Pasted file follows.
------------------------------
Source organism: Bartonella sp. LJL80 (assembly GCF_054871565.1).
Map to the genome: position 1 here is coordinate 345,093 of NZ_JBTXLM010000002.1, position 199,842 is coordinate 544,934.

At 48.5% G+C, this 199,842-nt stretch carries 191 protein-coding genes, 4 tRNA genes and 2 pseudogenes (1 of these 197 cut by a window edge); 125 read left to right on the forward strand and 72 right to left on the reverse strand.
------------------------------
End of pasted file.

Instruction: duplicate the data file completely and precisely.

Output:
Source organism: Bartonella sp. LJL80 (assembly GCF_054871565.1).
Map to the genome: position 1 here is coordinate 345,093 of NZ_JBTXLM010000002.1, position 199,842 is coordinate 544,934.

At 48.5% G+C, this 199,842-nt stretch carries 191 protein-coding genes, 4 tRNA genes and 2 pseudogenes (1 of these 197 cut by a window edge); 125 read left to right on the forward strand and 72 right to left on the reverse strand.